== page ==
Tuesday, April 12, 2016

Turning children into bombs

One in every five "suicide bombers" used by Boko Haram in the past two years has been a child, a report by UNICEF says.

"The use of children, especially girls, as so-called suicide bombers has become a defining and alarming feature of this conflict," Laurent Duvillier, regional spokesman for UNICEF said. "It's basically turning the children against their own communities by strapping bombs around their bodies."

Boko Haram child "suicide bombings" have surged ten-fold in West Africa in the last year, with children as young as eight, mostly girls, detonating bombs in schools and markets. Suicide bombings have spread beyond Nigeria's borders, with an increasing number of deadly attacks carried out by children with explosives hidden under their clothes or in baskets. Some young children probably did not know they were carrying explosives, which are often detonated remotely, Duvillier said. The tactic has proven effective in increasing the number of casualties as people do not usually see children as a threat.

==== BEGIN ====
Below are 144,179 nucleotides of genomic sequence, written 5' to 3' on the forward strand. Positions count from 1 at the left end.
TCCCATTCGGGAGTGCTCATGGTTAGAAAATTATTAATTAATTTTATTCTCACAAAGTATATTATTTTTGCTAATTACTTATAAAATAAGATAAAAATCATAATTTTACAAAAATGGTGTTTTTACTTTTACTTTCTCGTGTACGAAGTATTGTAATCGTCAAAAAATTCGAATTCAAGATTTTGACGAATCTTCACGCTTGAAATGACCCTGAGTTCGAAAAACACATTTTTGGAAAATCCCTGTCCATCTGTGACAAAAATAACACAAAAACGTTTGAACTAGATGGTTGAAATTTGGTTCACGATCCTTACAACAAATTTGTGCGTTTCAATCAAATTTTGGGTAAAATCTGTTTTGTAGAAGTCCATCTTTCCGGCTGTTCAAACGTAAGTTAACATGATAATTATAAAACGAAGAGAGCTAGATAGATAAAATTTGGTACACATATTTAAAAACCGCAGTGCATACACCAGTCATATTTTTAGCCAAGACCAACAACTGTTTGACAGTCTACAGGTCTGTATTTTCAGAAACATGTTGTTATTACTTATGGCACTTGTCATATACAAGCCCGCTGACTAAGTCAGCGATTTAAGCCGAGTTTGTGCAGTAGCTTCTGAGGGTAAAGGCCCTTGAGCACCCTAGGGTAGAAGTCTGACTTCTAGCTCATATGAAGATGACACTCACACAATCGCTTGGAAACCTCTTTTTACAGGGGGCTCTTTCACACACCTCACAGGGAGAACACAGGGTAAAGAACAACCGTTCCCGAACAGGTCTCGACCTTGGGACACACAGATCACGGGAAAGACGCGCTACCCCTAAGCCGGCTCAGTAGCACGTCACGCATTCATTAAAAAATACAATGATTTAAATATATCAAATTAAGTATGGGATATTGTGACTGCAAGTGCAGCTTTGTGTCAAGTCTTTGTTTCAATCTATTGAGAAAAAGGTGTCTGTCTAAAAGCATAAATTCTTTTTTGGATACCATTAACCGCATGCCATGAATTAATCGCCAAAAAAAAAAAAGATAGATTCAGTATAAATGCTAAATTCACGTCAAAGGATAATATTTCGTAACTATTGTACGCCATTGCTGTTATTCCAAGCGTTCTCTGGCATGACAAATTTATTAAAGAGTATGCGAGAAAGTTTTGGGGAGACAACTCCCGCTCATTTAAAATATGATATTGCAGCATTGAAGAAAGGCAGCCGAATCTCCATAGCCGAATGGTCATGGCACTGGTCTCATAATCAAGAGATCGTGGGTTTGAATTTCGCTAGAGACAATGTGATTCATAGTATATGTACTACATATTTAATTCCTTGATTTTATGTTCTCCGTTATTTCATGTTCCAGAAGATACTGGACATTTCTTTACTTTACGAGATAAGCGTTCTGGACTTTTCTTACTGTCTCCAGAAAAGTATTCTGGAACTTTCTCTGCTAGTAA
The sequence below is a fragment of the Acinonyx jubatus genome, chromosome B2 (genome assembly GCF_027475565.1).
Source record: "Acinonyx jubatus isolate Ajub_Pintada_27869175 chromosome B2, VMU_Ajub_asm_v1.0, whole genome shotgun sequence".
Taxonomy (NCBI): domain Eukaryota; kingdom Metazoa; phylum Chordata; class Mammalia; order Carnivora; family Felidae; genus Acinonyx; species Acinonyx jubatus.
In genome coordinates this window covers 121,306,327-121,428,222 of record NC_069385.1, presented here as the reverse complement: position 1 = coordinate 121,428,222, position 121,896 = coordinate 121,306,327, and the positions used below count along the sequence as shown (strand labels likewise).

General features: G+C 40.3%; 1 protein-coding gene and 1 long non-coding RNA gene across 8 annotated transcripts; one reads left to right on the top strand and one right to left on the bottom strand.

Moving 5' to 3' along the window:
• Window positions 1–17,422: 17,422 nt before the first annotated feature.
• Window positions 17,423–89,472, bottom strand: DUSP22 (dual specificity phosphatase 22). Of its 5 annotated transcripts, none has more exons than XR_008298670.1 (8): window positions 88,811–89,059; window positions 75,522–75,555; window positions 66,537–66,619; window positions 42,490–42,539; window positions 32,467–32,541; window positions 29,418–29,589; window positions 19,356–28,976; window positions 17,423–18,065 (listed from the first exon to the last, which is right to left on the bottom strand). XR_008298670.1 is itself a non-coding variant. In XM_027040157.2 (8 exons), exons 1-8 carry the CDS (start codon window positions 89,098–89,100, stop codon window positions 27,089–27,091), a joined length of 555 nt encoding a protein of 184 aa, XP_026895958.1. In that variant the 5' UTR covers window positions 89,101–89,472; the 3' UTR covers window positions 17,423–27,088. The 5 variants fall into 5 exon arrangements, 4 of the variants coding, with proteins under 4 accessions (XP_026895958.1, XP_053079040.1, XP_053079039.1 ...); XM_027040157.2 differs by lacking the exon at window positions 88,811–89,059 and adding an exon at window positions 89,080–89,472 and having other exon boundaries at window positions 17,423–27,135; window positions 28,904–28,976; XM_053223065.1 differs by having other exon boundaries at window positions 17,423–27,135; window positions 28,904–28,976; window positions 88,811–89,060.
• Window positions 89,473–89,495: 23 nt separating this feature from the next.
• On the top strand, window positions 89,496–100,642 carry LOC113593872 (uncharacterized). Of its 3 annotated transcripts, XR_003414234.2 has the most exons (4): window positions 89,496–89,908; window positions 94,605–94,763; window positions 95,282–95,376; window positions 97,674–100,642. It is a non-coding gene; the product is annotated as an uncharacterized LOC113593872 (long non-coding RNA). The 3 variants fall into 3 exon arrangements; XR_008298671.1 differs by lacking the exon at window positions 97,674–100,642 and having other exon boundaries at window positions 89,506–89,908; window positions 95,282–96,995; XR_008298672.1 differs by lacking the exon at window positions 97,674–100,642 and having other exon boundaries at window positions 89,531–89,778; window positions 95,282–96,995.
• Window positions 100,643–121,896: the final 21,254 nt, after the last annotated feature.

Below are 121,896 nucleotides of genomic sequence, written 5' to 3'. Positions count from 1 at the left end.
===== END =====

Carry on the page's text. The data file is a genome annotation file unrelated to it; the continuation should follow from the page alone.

There were 44 child "suicide bombings" in West Africa last year, up from four in 2014, UNICEF said, mostly in Cameroon and Nigeria. Three-quarters of the "suicide bombers" have been girls. Abducted boys are forced to attack their own families to demonstrate their loyalty to Boko Haram.

Almost one million Nigerian children are missing out on education as Boko Haram has destroyed more than 900 schools and killed more than 600 teachers, Human Rights Watch said on Tuesday.
"Boko Haram is robbing an entire generation of children in northeast Nigeria of their education," Mausi Segun, Nigeria researcher at Human Rights Watch, said in a statement.

No comments: